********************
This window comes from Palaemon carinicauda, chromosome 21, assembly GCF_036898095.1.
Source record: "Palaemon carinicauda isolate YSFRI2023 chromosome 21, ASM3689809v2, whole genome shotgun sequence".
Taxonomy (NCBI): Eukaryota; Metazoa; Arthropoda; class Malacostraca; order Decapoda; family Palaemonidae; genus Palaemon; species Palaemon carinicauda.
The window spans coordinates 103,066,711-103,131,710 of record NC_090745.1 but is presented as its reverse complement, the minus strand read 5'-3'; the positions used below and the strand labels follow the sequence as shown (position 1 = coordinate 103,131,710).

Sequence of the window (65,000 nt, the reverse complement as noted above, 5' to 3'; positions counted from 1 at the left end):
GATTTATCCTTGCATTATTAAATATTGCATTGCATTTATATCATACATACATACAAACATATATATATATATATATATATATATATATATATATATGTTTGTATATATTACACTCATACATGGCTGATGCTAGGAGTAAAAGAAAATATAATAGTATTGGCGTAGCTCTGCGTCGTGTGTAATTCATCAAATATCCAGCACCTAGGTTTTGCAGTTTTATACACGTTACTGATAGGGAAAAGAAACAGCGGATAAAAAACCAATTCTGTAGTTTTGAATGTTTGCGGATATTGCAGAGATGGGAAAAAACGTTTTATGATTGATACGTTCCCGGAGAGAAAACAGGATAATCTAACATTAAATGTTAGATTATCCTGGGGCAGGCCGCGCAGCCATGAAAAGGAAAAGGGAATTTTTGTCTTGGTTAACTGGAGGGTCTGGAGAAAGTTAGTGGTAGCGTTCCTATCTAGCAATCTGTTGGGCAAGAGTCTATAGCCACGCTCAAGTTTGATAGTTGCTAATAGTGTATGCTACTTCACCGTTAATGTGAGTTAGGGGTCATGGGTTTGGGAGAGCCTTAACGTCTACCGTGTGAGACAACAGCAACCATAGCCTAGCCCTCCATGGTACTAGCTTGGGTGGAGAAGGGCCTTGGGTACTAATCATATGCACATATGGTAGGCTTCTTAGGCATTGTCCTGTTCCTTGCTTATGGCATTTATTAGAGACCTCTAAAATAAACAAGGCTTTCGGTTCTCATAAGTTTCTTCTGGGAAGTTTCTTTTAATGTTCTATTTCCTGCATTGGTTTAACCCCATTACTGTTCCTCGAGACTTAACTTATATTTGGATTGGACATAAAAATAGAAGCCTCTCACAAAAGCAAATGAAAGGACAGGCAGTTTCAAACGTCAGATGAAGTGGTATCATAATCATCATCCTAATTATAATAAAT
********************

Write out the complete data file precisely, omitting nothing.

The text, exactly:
This window comes from Palaemon carinicauda, chromosome 21, assembly GCF_036898095.1.
Source record: "Palaemon carinicauda isolate YSFRI2023 chromosome 21, ASM3689809v2, whole genome shotgun sequence".
Taxonomy (NCBI): Eukaryota; Metazoa; Arthropoda; class Malacostraca; order Decapoda; family Palaemonidae; genus Palaemon; species Palaemon carinicauda.
The window spans coordinates 103,066,711-103,131,710 of record NC_090745.1 but is presented as its reverse complement, the minus strand read 5'-3'; the positions used below and the strand labels follow the sequence as shown (position 1 = coordinate 103,131,710).

Sequence of the window (65,000 nt, the reverse complement as noted above, 5' to 3'; positions counted from 1 at the left end):
GATTTATCCTTGCATTATTAAATATTGCATTGCATTTATATCATACATACATACAAACATATATATATATATATATATATATATATATATATATATGTTTGTATATATTACACTCATACATGGCTGATGCTAGGAGTAAAAGAAAATATAATAGTATTGGCGTAGCTCTGCGTCGTGTGTAATTCATCAAATATCCAGCACCTAGGTTTTGCAGTTTTATACACGTTACTGATAGGGAAAAGAAACAGCGGATAAAAAACCAATTCTGTAGTTTTGAATGTTTGCGGATATTGCAGAGATGGGAAAAAACGTTTTATGATTGATACGTTCCCGGAGAGAAAACAGGATAATCTAACATTAAATGTTAGATTATCCTGGGGCAGGCCGCGCAGCCATGAAAAGGAAAAGGGAATTTTTGTCTTGGTTAACTGGAGGGTCTGGAGAAAGTTAGTGGTAGCGTTCCTATCTAGCAATCTGTTGGGCAAGAGTCTATAGCCACGCTCAAGTTTGATAGTTGCTAATAGTGTATGCTACTTCACCGTTAATGTGAGTTAGGGGTCATGGGTTTGGGAGAGCCTTAACGTCTACCGTGTGAGACAACAGCAACCATAGCCTAGCCCTCCATGGTACTAGCTTGGGTGGAGAAGGGCCTTGGGTACTAATCATATGCACATATGGTAGGCTTCTTAGGCATTGTCCTGTTCCTTGCTTATGGCATTTATTAGAGACCTCTAAAATAAACAAGGCTTTCGGTTCTCATAAGTTTCTTCTGGGAAGTTTCTTTTAATGTTCTATTTCCTGCATTGGTTTAACCCCATTACTGTTCCTCGAGACTTAACTTATATTTGGATTGGACATAAAAATAGAAGCCTCTCACAAAAGCAAATGAAAGGACAGGCAGTTTCAAACGTCAGATGAAGTGGTATCATAATCATCATCCTAATTATAATAAAT